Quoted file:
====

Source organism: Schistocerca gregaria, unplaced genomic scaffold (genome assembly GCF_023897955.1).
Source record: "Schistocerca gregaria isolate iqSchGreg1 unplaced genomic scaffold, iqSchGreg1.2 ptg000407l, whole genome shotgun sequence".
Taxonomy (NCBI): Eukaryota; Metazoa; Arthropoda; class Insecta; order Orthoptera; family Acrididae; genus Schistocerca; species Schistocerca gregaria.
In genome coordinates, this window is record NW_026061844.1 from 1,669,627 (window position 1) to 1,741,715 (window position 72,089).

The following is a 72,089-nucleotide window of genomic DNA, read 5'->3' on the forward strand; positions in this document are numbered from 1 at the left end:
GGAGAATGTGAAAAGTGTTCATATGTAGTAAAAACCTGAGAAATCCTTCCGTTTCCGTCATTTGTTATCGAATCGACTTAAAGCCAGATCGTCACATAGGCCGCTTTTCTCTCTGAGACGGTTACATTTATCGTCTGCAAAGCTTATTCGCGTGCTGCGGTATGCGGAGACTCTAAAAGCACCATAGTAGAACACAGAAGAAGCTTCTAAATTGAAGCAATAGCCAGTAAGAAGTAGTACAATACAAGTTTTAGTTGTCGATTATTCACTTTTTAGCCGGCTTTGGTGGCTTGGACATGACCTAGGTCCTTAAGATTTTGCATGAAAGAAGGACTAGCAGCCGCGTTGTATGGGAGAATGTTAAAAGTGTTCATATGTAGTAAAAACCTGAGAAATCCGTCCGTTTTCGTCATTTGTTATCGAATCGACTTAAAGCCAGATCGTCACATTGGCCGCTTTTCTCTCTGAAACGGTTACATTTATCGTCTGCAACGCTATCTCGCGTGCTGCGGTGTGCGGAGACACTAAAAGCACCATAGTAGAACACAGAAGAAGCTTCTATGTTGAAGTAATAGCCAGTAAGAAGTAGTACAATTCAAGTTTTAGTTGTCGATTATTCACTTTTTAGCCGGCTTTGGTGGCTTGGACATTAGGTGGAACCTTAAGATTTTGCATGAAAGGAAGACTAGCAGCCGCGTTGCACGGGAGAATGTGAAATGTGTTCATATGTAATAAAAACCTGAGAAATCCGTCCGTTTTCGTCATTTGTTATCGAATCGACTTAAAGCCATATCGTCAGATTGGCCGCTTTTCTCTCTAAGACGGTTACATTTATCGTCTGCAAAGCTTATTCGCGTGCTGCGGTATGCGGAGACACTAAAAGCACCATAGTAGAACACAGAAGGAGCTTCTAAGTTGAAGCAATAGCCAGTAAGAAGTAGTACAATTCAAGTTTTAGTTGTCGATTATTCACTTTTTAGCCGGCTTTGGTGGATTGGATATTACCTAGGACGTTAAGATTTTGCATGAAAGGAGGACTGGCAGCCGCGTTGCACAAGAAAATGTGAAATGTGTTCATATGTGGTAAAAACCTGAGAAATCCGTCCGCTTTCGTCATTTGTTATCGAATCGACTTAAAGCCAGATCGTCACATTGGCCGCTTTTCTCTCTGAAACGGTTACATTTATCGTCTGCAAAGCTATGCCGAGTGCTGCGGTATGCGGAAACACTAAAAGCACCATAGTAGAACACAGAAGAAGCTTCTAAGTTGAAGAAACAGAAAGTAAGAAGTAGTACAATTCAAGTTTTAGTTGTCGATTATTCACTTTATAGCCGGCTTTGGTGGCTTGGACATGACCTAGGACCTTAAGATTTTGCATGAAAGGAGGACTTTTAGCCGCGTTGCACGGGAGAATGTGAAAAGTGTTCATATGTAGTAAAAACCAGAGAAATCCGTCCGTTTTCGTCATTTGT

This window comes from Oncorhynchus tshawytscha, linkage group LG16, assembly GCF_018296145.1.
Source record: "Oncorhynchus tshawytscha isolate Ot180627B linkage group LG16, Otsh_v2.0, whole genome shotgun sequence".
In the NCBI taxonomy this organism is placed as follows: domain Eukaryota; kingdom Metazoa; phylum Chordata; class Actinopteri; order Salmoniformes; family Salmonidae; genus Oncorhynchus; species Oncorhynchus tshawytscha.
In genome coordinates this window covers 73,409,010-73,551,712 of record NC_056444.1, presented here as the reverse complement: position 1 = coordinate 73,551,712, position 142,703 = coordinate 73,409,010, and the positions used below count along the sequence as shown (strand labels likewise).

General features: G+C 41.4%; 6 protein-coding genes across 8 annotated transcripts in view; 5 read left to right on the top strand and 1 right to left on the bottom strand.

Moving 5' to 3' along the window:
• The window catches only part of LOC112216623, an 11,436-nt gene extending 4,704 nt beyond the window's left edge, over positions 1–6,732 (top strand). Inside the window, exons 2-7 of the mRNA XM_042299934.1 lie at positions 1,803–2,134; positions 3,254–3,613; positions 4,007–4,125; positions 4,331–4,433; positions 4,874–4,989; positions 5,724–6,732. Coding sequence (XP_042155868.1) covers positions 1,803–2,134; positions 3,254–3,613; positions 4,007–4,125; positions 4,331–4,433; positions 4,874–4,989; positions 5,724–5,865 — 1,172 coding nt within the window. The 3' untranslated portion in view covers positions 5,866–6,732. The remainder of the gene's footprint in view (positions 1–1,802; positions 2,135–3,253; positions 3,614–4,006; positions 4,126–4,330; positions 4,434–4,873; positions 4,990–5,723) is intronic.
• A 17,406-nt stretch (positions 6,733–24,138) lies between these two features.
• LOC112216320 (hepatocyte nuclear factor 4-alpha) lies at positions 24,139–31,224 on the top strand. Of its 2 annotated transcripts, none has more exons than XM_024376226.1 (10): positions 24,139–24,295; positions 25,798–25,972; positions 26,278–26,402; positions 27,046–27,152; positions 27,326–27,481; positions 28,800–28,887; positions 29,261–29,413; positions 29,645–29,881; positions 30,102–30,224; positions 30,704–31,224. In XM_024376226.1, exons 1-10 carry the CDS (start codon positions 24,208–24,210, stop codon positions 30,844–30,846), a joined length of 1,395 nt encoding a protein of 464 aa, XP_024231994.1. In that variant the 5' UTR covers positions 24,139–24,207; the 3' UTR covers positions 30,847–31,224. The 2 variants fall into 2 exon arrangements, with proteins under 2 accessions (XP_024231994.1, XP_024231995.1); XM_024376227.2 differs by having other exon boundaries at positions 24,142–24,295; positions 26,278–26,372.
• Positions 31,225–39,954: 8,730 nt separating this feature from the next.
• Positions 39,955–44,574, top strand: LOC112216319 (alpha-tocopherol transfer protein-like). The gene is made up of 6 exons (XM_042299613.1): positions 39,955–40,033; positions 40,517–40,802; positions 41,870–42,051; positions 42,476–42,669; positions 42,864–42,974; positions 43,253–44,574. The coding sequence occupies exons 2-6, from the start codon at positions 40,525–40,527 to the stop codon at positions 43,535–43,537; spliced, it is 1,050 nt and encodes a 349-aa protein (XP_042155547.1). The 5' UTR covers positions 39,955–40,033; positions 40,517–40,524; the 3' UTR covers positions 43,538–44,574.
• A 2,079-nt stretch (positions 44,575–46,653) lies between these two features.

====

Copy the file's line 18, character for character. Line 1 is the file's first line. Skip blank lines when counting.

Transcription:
• A 2,079-nt stretch (positions 44,575–46,653) lies between these two features.